9.2 Teachers use of ICT
Teachers were asked about their use of and opinions on ICT. Chart 9.1 shows that in 2016 large proportions (over 90 per cent) of primary and secondary teachers expressed confidence in their abilities to use ICT in class. They were also confident that its use had a positive impact on pupils engagement in their learning and on their literacy skills. However, more than half of secondary teachers agree that there are often technical problems with ICT equipment available in class. This rises to over 70 per cent for primary teachers.
Chart 9.1: Teachers opinions on ICT by teacher type, 2016
The use made of ICT varies by teacher type; the 2016 survey shows 90 per cent of primary teachers use ICT to support learning of a specific topic at least once a week compared to around 50 per cent for secondary teachers. Primary teachers are more likely to use ICT to support pupils' collaborative work at least once a week (two-thirds) than secondary teachers (around a third).
Using ICT to assess pupils' abilities is less common across all teacher types. A third of primary teachers use ICT to assess their pupils abilities at least once a week. This falls to around a fifth for secondary non-English teachers and a sixth for secondary English teachers.
Chart 9.2: Teachers use of ICT by teacher type, 2016
9.3 Teaching literacy across the curriculum
Teachers were asked about their confidence in teaching the literacy experiences and outcomes. Primary and secondary English teachers expressed high levels of confidence in teaching all of them. The confidence of secondary non-English teachers varied by outcome (Chart 9.3). They consistently showed confidence in teaching 'finding and using information' and 'understanding, analysing and evaluating' for reading. Similarly they were confident in 'finding and using information' for listening and talking. There were also increases in the confidence expressed in teaching all three of these outcomes between 2012 and 2016.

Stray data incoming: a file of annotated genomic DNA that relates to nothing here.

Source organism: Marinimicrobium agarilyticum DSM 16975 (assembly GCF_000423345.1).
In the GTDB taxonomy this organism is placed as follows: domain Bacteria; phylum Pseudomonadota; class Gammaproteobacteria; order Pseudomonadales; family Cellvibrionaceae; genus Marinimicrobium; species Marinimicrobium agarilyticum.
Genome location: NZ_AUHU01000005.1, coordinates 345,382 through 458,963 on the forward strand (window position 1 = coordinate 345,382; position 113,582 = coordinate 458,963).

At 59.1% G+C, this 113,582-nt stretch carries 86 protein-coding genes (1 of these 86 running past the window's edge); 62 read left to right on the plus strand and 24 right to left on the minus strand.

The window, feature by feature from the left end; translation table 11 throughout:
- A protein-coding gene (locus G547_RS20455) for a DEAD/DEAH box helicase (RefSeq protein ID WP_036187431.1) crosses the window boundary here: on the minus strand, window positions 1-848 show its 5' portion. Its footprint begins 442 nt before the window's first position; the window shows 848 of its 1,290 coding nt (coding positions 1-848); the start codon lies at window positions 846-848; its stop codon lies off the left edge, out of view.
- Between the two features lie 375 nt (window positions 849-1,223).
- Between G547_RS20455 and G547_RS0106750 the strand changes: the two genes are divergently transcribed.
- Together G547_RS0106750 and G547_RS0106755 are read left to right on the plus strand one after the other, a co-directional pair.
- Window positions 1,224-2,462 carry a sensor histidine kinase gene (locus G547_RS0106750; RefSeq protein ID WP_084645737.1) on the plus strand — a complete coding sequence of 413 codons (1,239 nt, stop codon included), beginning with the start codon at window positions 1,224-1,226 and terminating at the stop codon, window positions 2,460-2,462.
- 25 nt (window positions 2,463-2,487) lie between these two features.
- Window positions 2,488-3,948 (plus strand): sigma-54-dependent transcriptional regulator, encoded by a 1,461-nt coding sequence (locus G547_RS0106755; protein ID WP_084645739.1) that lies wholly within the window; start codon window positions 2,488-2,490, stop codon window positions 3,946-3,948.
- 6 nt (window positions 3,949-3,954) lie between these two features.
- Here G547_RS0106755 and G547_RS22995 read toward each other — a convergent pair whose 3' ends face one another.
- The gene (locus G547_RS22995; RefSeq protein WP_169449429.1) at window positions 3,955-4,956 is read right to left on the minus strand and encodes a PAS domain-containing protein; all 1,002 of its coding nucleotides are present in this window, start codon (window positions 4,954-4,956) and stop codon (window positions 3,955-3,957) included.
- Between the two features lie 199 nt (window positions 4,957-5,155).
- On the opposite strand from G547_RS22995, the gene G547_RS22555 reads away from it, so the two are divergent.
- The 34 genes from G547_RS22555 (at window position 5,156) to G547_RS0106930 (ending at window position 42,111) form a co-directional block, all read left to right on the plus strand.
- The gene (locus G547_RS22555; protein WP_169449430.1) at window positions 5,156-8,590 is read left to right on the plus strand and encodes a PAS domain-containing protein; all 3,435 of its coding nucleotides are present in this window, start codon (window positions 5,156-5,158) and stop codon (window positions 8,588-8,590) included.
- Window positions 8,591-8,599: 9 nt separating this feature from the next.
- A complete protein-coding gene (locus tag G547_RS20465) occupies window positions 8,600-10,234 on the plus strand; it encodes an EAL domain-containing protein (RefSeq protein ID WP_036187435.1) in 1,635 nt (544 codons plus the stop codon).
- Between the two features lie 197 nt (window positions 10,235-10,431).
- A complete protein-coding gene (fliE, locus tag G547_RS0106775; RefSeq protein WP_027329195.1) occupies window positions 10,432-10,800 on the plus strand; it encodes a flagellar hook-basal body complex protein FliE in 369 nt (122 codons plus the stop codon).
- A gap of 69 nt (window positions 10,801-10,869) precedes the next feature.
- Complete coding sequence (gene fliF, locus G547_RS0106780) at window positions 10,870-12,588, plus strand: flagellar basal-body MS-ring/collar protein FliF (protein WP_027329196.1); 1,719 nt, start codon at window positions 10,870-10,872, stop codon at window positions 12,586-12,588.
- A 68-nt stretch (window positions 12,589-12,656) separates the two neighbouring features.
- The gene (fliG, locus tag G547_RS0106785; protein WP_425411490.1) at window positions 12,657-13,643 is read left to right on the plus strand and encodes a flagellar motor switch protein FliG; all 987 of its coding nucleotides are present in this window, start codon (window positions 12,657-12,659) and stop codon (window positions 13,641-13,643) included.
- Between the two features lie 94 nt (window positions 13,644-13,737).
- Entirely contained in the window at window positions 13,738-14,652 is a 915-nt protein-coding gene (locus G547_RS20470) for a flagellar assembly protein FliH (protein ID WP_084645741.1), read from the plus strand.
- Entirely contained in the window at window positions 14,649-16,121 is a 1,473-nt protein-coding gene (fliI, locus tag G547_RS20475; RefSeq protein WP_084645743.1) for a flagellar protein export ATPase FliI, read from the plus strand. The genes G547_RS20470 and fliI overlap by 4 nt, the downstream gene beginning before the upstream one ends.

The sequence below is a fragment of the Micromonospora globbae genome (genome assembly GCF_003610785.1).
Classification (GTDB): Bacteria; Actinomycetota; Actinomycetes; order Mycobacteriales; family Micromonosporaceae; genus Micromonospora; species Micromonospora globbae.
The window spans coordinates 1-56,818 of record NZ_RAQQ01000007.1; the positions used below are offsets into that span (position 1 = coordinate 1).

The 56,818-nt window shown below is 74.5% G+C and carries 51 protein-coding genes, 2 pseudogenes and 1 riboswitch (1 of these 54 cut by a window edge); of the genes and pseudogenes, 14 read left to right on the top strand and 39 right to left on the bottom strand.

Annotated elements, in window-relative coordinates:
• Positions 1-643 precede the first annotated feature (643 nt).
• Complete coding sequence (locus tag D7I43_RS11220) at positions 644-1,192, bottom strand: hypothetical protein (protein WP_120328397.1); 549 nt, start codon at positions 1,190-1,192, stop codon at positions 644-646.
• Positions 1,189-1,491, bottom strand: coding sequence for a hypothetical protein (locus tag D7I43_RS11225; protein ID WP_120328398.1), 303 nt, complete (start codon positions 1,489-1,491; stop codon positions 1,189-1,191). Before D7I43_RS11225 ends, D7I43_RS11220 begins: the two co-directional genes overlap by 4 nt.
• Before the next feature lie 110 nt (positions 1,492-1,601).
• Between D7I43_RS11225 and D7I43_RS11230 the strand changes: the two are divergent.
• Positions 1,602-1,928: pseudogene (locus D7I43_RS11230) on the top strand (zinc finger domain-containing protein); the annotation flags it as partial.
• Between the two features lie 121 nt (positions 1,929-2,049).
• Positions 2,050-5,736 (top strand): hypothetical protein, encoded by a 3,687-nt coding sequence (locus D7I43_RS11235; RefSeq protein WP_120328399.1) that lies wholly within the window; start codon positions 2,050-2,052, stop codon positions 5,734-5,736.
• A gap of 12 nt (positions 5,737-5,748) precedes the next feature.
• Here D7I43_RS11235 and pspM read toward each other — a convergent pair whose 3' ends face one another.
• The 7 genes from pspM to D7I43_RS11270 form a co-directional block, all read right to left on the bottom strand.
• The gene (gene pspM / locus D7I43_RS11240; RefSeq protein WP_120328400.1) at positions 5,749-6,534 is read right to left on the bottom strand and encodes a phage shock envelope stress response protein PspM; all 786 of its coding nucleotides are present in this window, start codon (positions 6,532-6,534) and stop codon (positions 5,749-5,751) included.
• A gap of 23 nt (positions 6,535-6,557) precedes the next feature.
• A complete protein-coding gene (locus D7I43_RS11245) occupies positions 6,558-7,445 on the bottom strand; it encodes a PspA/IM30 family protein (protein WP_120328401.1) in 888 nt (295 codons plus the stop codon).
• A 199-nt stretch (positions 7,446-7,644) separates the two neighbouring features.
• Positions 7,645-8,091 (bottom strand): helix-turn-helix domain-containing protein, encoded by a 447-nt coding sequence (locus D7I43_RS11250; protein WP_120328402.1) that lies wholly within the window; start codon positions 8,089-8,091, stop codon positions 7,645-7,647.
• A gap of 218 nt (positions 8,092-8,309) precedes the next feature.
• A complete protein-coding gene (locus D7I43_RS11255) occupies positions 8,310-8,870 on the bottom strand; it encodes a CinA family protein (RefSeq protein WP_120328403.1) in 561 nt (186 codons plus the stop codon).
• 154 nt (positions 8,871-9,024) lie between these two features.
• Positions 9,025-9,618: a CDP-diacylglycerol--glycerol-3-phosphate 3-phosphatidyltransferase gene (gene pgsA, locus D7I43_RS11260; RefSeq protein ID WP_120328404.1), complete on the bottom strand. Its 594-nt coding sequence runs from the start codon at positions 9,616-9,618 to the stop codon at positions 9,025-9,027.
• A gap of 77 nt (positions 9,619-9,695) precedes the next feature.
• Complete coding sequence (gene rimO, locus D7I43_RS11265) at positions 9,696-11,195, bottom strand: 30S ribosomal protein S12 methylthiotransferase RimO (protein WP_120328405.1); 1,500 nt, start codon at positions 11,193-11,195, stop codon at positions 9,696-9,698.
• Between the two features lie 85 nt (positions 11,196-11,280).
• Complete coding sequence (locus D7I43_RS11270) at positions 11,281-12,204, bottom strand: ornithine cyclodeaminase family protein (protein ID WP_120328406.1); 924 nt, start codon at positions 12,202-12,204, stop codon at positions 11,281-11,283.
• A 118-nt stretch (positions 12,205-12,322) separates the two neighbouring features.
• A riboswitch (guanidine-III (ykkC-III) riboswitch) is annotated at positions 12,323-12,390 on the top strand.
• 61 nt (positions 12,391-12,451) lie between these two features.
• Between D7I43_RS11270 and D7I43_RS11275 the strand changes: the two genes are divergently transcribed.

Chart 9.3: Secondary non-English teachers confidence in delivering literacy experiences and outcomes, 2012, 2014 and 2016
9.4 Professional development
Teachers were asked how often they had taken part in various forms of Career-Long Professional Learning ( CLPL) in the last twelve months and, if they had, how useful they had found it. The CLPL related to literacy and numeracy experiences and outcomes only.
Chart 9.4 shows that the activities that primary teachers participate in have varied little over the six years of the survey. The top three activities have consistently been 'reading and discussing the CfE experiences and outcomes with colleagues', 'professional enquiry through reading/personal study' and 'sharing standards and moderation' (only asked from 2013 onwards). However, the spread over the six years for each of these activities varies. The proportion of teachers who participated in 'professional enquiry through reading/personal study' ranged from 80 per cent in 2015 to 95 per cent in 2012. Whereas 'reading and discussing the CfE literacy/numeracy experiences and outcomes with colleagues' ranged from 88 per cent in 2015 to 96 per cent in 2012.
For secondary teachers there are very similar results. Across all six years and all four groups of secondary teachers (Maths and non-Maths in 2011, 2013 and 2015; English and non-English in 2012, 2014 and 2016) the same three activities are identified as the most common CLPL activities.
Chart 9.4: Proportion of primary teachers participating in CLPL activity in literacy/numeracy in last twelve months, 2011-2016
Email: Marion MacRury
Phone: 0300 244 4000 – Central Enquiry Unit
The Scottish Government
St Andrew's House